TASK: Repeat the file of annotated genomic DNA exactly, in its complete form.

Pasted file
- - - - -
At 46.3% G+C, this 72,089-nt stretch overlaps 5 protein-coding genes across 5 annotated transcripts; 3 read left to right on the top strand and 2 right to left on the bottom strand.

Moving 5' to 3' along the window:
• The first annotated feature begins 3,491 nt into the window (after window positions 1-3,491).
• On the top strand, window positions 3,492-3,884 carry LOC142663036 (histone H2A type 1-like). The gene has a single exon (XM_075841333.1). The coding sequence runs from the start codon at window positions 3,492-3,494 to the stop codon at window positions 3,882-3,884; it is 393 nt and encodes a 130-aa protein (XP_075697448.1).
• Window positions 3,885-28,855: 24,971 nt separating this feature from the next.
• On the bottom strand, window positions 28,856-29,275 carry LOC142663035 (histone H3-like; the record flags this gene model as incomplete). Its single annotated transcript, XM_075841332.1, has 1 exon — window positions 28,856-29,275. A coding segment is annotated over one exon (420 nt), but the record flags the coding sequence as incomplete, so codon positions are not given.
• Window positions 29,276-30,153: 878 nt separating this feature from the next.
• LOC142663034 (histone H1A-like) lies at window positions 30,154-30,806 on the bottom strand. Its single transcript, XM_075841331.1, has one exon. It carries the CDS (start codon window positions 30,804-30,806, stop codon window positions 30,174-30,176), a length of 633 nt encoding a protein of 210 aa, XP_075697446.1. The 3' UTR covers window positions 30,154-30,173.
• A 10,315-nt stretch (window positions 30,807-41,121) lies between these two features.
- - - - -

At 46.3% G+C, this 72,089-nt stretch overlaps 5 protein-coding genes across 5 annotated transcripts; 3 read left to right on the top strand and 2 right to left on the bottom strand.

Moving 5' to 3' along the window:
• The first annotated feature begins 3,491 nt into the window (after window positions 1-3,491).
• On the top strand, window positions 3,492-3,884 carry LOC142663036 (histone H2A type 1-like). The gene has a single exon (XM_075841333.1). The coding sequence runs from the start codon at window positions 3,492-3,494 to the stop codon at window positions 3,882-3,884; it is 393 nt and encodes a 130-aa protein (XP_075697448.1).
• Window positions 3,885-28,855: 24,971 nt separating this feature from the next.
• On the bottom strand, window positions 28,856-29,275 carry LOC142663035 (histone H3-like; the record flags this gene model as incomplete). Its single annotated transcript, XM_075841332.1, has 1 exon — window positions 28,856-29,275. A coding segment is annotated over one exon (420 nt), but the record flags the coding sequence as incomplete, so codon positions are not given.
• Window positions 29,276-30,153: 878 nt separating this feature from the next.
• LOC142663034 (histone H1A-like) lies at window positions 30,154-30,806 on the bottom strand. Its single transcript, XM_075841331.1, has one exon. It carries the CDS (start codon window positions 30,804-30,806, stop codon window positions 30,174-30,176), a length of 633 nt encoding a protein of 210 aa, XP_075697446.1. The 3' UTR covers window positions 30,154-30,173.
• A 10,315-nt stretch (window positions 30,807-41,121) lies between these two features.